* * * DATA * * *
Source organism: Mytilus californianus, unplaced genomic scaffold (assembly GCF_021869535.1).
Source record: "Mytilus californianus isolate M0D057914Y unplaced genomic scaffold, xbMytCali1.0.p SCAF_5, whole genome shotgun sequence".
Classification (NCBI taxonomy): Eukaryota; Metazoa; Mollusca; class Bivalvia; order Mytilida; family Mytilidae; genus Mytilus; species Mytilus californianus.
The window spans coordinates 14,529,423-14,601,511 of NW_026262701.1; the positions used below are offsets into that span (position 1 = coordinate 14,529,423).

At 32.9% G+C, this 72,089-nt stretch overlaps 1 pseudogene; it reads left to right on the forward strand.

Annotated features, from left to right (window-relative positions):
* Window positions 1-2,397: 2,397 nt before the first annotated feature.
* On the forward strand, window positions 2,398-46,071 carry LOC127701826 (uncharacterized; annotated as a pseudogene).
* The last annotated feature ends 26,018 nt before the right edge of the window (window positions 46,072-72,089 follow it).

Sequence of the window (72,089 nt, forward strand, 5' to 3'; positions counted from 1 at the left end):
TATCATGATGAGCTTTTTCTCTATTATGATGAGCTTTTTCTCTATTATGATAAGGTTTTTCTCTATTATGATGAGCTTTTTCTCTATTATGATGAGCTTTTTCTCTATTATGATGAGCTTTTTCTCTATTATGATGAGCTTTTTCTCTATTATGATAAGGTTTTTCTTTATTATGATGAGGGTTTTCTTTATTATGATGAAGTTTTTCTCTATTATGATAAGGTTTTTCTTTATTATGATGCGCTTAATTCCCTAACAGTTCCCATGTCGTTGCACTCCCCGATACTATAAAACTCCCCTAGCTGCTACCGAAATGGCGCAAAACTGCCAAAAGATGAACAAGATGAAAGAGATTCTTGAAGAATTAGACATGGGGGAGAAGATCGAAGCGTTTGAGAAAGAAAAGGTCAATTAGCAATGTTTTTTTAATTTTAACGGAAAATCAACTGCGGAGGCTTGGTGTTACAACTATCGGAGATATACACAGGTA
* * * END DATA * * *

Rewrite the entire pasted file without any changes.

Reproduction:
Source organism: Mytilus californianus, unplaced genomic scaffold (assembly GCF_021869535.1).
Source record: "Mytilus californianus isolate M0D057914Y unplaced genomic scaffold, xbMytCali1.0.p SCAF_5, whole genome shotgun sequence".
Classification (NCBI taxonomy): Eukaryota; Metazoa; Mollusca; class Bivalvia; order Mytilida; family Mytilidae; genus Mytilus; species Mytilus californianus.
The window spans coordinates 14,529,423-14,601,511 of NW_026262701.1; the positions used below are offsets into that span (position 1 = coordinate 14,529,423).

At 32.9% G+C, this 72,089-nt stretch overlaps 1 pseudogene; it reads left to right on the forward strand.

Annotated features, from left to right (window-relative positions):
* Window positions 1-2,397: 2,397 nt before the first annotated feature.
* On the forward strand, window positions 2,398-46,071 carry LOC127701826 (uncharacterized; annotated as a pseudogene).
* The last annotated feature ends 26,018 nt before the right edge of the window (window positions 46,072-72,089 follow it).

Sequence of the window (72,089 nt, forward strand, 5' to 3'; positions counted from 1 at the left end):
TATCATGATGAGCTTTTTCTCTATTATGATGAGCTTTTTCTCTATTATGATAAGGTTTTTCTCTATTATGATGAGCTTTTTCTCTATTATGATGAGCTTTTTCTCTATTATGATGAGCTTTTTCTCTATTATGATGAGCTTTTTCTCTATTATGATAAGGTTTTTCTTTATTATGATGAGGGTTTTCTTTATTATGATGAAGTTTTTCTCTATTATGATAAGGTTTTTCTTTATTATGATGCGCTTAATTCCCTAACAGTTCCCATGTCGTTGCACTCCCCGATACTATAAAACTCCCCTAGCTGCTACCGAAATGGCGCAAAACTGCCAAAAGATGAACAAGATGAAAGAGATTCTTGAAGAATTAGACATGGGGGAGAAGATCGAAGCGTTTGAGAAAGAAAAGGTCAATTAGCAATGTTTTTTTAATTTTAACGGAAAATCAACTGCGGAGGCTTGGTGTTACAACTATCGGAGATATACACAGGTA